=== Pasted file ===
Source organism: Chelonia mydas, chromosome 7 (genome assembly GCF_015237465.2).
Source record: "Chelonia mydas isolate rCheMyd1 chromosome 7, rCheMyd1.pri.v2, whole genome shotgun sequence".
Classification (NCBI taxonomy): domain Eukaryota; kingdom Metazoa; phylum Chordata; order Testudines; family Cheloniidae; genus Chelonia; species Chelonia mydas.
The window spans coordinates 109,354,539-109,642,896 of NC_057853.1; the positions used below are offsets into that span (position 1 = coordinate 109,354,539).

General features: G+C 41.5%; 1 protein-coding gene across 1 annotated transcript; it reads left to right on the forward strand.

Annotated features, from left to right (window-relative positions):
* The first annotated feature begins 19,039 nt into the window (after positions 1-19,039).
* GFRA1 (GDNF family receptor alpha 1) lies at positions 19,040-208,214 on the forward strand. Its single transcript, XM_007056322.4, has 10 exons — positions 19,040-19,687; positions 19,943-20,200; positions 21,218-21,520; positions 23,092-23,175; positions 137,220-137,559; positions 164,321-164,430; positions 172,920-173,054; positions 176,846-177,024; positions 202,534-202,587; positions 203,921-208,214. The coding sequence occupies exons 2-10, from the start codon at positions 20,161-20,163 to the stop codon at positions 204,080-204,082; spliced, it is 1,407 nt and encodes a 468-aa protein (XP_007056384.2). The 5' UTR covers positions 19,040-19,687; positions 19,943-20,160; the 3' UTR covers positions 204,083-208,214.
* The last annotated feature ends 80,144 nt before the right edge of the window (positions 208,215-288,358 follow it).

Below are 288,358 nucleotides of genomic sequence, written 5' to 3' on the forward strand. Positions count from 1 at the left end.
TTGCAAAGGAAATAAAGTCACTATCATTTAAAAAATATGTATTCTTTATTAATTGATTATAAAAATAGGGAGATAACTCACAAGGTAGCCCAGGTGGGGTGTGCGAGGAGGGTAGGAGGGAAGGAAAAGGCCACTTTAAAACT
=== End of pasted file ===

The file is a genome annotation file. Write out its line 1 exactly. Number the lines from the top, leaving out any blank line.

Source organism: Chelonia mydas, chromosome 7 (genome assembly GCF_015237465.2).